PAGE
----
Biographical Database of NAWSA Suffragists, 1890-1920

Biography of Harriet (Hattie) Fitch Noble, 1848-1930

By Ana M. Kurland, librarian, Boise State University, Boise, Idaho

Congresswoman, Temperance and Suffrage

Harriet F. Luckett was born in Iowa Territory in 1848, the daughter of Maria and Joseph A. Luckett. At the age of two, her family moved to California to try their luck in the Gold Rush. Her father opened a saloon and bowling alley in Betsville, near the Oregon border. Hattie was sent to Portland to attend St. Helen's Hall school.

Her family settled in Idaho City in 1865, and she joined them two years later and became a schoolteacher at the age of nineteen. Her father, a founding member of the local Mason Lodge, died in 1872.

Little is known about how she first became involved in politics, but she was elected Engrossment Clerk for the 1875 session. She also married William B. Noble in 1875, a gold prospector and entrepreneur that had moved to Idaho in 1861, having been born in Kentucky in 1823. He was much older than Hattie. He owned several businesses, including the Buena Vista Bar Company. He preceded his wife in being elected to the school board. A head injury left him with brain damage and never recovered. He died in 1898. They had four children, Gertrude (1876), William (1877), May (1880), and Harry (1883). Gertrude, May, and William lived in Boise, and Harry moved to Seattle.

After William's death, Hattie took over the businesses. That is when she became involved in the Democratic Party, temperance movement, and suffrage. She was elected to the state legislature in 1898. The results of the election were published the same day as her husband's obituary.

Hattie was not only an establishing member and secretary of the local Ladies' Auxiliary in Idaho City, but also helped establish a reading library, ironically, just for men. The Idaho World newspaper of December 5th, 1893, has a short article which reads, "To the People of Idaho City — Greeting: We, the undersigned ladies of Idaho City, have formed "The Ladies' Columbian Auxiliary," which has for its object the establishment of a reading room and library for the young men of the town. We ask the aid of every good, energetic man and woman in this enterprise; aid of the ladies, by co-operation in the work and joining the society; aid of the men, by membership in reading room and words of encouragement in our behalf. We know and understand that "in unity there is strength," and we call on all good citizens to unite with us and help us carry on this good work, to the end that the young men of our town may be benefitted.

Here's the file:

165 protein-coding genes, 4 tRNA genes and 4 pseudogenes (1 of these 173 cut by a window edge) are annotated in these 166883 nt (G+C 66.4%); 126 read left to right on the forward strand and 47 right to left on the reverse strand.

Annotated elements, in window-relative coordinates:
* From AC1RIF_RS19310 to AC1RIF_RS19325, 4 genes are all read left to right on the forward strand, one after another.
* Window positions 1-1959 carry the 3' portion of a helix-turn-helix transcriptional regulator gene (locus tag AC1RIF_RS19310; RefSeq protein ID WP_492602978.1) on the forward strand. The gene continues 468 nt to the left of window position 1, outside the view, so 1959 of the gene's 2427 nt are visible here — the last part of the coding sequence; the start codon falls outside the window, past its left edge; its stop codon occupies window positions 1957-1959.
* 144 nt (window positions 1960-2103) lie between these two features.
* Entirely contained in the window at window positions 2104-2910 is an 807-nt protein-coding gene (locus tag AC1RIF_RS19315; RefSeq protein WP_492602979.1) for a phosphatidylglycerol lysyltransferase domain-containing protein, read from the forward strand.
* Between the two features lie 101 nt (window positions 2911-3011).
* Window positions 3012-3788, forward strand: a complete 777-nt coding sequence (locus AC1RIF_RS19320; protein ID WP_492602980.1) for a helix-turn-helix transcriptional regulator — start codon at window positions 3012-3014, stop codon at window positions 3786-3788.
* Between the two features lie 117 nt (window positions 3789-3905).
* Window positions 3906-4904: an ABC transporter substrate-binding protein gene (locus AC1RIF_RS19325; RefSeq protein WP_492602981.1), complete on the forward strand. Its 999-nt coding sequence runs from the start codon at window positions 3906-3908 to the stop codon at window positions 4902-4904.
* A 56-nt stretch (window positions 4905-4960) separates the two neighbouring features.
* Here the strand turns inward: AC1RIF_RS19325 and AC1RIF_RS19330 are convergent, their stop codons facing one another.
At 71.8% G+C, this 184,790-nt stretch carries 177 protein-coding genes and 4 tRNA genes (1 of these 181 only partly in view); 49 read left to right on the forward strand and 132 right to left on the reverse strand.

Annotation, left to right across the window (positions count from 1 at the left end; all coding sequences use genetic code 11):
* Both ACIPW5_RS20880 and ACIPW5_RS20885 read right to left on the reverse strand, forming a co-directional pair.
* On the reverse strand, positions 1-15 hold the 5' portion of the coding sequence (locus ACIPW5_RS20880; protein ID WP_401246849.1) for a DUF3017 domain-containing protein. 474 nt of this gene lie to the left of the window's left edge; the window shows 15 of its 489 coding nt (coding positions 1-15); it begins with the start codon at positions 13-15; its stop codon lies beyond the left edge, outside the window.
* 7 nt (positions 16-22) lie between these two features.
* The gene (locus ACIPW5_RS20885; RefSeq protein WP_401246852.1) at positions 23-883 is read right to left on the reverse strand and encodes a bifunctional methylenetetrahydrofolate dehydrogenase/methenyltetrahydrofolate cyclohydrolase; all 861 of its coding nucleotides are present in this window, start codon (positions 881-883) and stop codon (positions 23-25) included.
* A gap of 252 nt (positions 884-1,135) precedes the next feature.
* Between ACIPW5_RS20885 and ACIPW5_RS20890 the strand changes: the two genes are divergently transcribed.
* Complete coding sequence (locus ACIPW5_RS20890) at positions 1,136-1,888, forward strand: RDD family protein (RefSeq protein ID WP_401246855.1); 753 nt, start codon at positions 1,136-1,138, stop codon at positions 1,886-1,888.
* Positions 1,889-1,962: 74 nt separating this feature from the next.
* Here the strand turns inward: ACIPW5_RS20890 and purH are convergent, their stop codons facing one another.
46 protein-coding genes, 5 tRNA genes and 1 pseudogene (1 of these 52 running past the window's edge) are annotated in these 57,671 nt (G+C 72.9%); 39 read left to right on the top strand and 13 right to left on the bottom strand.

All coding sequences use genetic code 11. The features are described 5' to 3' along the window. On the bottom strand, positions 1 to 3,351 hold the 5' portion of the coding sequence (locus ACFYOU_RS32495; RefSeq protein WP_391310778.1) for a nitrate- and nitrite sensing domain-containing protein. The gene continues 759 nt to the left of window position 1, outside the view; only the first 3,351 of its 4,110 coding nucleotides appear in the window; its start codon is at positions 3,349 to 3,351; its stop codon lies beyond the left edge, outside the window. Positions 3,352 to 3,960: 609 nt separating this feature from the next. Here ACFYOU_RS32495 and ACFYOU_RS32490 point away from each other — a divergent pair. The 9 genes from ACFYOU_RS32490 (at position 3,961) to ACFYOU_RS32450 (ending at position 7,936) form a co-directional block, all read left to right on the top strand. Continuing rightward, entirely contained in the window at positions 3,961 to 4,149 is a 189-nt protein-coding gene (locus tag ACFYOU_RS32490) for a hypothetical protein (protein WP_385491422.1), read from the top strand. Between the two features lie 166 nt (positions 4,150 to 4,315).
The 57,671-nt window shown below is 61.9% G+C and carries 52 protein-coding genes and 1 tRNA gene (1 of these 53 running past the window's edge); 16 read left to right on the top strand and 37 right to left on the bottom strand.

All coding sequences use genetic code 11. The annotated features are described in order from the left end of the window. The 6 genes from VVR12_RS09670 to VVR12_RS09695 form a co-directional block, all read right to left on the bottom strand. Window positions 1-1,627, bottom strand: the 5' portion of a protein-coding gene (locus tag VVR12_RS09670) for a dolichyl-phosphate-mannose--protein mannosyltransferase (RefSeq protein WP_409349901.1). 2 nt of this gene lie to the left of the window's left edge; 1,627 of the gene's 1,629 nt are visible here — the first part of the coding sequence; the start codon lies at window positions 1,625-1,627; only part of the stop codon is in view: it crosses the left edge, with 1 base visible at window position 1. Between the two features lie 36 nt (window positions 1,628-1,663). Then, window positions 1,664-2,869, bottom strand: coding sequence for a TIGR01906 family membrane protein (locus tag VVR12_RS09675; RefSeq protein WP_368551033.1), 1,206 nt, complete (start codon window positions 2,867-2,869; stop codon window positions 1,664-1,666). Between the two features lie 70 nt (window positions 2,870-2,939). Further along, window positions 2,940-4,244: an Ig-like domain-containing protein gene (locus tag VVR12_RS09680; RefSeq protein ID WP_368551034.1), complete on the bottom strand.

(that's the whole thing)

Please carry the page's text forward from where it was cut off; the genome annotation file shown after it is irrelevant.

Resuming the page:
.... By order of the President. Hattie Noble, Secretary."

In 1896, Idaho gave women voting rights, and in 1898, three women were elected to the state legislature: Harriet, as Democrat from Idaho City, Republican Clara Campbell from Boise, and Populist Mary A. Wright from Rathdrum. Their spending allowance was $5 per day for up to 60 days, plus another $5 for postage and phone service. If the session went over 60 days, they did not receive any payment.

Hattie moved to Boise and served on the Committee for Enrollment and Public Health. Among the bills she discussed were prison overcrowding, dental services provider qualifications and regulations regarding imitation butter. The Committee recommended the building of a new prison for men, to provide water and power to the women's prison, and the improvement of the Soldier's home.

Mrs. Noble also argued in favor of a poll tax to build roads in the state.

However, she did not run again for office.

Hattie died on August 21, 1930 and is buried in Morris Hill Cemetery in Boise.


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Barry, Richard. What Women Have Actually Done Where They Vote: A Personal Investigation into the Laws, Records, and Results of the Four Equal Suffrage States: Colorado, Idaho, Utah and Wyoming. New York: New York State Association Opposed to Woman Suffrage, 1910. Internet resource:

Carver, Sharon S. "Club Women of the Three Intermountain Cities of Denver, Boise and Salt Lake City between 1893 and 1929" (Unpub. Ph.D. dissertation, Brigham Young University, 2000).

Idaho State Historical Society, Reference Series, number 1052, Harriet F. Noble, 1994.

Idaho State Historical Society, Reference Series, number 1055, Idaho Women Legislators, 1994.

Mead, Rebecca J. How the Vote Was Won: Woman Suffrage in the Western United States, 1868-1914. New York: New York University Press, 2004. Print.

Penson-Ward, Betty. Who's Who of Idaho Women of the Past (Boise: Idaho Commission on Women's Programs, 1981).

Stanton, Elizabeth C, Susan B. Anthony, Matilda J. Gage, and Ida H. Harper, Ida Husted, eds. History of Woman Suffrage. Salem, N.H: Ayer Co, 1985. (v. 6) [LINK]

Swank, Gladys Rae. Ladies of the House (and Senate): History of Idaho Women Legislators since Statehood. 1978. Print

Tyler, Pearl. "Idaho's Twenty Years of Women Suffrage." I, Outlook, 1916.

U.S. Census, 1850, Columbus City, Louisa County, IA; 87, (Luckett) #94.

Cox, Elizabeth M. "Women Will Have a Hand in Such Matters From Now On": Idaho's First Women Lawmakers." Idaho Yesterdays 1994 38(3): 2-9. Two years after Idaho enfranchised women in 1896, three women were elected to the Idaho legislature: Populist Mary A. Wright, Democrat Harriet F. Noble, and Republican Clara L. Campbell. All three women proved adept and skillful as legislators, making significant contributions to the fifth Idaho legislature. None ran for a second term. America: History and Life, 33:6444

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